Foreclosure Notices Increase From July to September

by Simon Lindsay on Foreclosures

Those who have been tracking the real estate market, here’s another nugget of news that was not unexpected at all: Foreclosure notices across the nation surged by 14% from the second quarter to the third quarter of 2011.

Specifically, there were 195,878 default notices filed. This number represents a 27% drop from this time one year ago.

Notices of default are different from foreclosure notices, which are more accurately called notices of sale that announce the intention of the bank to repossess the home and sell it at sheriff sales. Repossession is not the same as default, but default is the first step down that road.

Another interesting tidbit of information released along with the above statistic is the fact that repossessions are down 4% on the quarter, and down 32% from last year. This is a pace for 800,000 repossessions in 2011, which originally was estimated to be 1.2 million.

Why the difference in the stats? If banks are filing more notices of default, yet are not churning out more repo homes, what gives?

The increase in default notices can be explained by the banks becoming more willing to address the extensive backlog of residential foreclosures that many have on their books. As we’ve said before, banks have been gun-shy as of late because of the legal ramifications of improper foreclosure processes. With that whole mess coming to a resolution of some sorts at some point in the near future (how’s that for vagueness), banks are gradually warming up to the idea of processing these hundreds of thousands of foreclosures that have been lingering in inventory – just like a department store, at some point, has to figure out what to do with all those old Christmas decorations left over from last year that are just taking up warehouse space.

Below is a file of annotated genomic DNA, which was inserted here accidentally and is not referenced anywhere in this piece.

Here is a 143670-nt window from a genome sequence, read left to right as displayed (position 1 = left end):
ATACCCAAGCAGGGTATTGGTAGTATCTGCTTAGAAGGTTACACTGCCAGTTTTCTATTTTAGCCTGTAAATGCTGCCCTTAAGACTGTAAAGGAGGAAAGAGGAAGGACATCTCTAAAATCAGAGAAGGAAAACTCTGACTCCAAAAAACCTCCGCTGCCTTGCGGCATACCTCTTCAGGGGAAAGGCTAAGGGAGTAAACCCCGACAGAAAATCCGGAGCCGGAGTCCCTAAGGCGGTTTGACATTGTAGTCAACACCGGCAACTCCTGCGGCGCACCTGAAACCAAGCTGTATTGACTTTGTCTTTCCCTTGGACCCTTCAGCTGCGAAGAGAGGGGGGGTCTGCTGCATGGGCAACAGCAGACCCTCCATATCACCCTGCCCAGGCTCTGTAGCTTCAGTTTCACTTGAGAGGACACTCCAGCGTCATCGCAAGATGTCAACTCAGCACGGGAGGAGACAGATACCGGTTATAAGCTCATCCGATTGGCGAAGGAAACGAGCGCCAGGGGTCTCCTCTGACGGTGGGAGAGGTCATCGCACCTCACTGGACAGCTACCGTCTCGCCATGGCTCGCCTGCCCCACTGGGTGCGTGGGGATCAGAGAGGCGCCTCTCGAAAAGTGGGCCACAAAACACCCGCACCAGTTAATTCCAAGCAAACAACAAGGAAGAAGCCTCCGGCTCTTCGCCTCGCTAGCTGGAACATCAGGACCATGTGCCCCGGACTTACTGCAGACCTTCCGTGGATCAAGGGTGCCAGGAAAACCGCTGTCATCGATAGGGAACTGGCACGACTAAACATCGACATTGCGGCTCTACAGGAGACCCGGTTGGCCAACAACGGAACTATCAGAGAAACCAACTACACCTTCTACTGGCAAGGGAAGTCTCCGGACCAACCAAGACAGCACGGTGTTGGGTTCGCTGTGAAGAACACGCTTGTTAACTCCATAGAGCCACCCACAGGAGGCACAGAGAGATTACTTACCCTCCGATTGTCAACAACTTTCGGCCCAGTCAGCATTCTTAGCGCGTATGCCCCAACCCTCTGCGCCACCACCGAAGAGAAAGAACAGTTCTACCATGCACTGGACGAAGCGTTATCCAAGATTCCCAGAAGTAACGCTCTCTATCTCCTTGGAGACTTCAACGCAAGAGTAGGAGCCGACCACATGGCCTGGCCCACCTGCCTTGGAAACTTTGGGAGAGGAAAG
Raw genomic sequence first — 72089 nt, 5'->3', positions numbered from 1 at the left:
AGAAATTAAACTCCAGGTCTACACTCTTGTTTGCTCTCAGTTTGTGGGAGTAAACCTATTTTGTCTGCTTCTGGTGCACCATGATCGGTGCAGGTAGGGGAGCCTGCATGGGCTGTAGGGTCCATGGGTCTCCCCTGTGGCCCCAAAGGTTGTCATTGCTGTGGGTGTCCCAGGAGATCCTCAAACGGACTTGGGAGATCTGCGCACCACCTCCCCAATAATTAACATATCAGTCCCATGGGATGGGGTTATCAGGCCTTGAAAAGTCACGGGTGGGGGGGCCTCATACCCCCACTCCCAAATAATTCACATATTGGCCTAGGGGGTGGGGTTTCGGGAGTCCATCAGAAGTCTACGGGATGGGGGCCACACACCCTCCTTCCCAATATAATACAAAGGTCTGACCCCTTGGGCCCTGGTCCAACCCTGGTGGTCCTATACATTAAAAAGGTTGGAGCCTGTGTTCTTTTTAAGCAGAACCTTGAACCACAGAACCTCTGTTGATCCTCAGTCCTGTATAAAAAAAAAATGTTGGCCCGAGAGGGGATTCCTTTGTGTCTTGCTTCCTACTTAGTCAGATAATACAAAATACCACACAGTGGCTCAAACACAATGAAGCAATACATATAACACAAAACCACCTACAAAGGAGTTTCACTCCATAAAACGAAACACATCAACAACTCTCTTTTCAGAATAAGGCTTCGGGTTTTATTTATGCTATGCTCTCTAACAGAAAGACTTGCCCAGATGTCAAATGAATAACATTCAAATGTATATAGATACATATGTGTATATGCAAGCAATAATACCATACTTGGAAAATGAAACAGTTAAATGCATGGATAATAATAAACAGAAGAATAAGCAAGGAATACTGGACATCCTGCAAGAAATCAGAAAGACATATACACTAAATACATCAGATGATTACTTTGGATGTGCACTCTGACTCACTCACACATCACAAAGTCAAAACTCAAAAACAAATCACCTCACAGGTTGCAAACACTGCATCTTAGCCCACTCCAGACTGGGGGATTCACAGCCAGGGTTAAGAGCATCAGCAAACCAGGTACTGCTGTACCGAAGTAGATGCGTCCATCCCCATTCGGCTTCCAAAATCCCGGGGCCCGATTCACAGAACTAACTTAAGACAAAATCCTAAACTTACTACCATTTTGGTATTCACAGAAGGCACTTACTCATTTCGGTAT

In most cases, these new notices of default are being filed against homeowners that have been seriously delinquent for well over 90 days. Due to the incredible length these days of the foreclosure process, people can stay in their homes for an extraordinary amount of time – just over 11 months, on average. In some states, like New York and Florida, they measure that time in years.

It will be interesting to see the statistics for the fourth quarter. We would not be surprised if they are higher than those for the third quarter – which means more opportunities for you.

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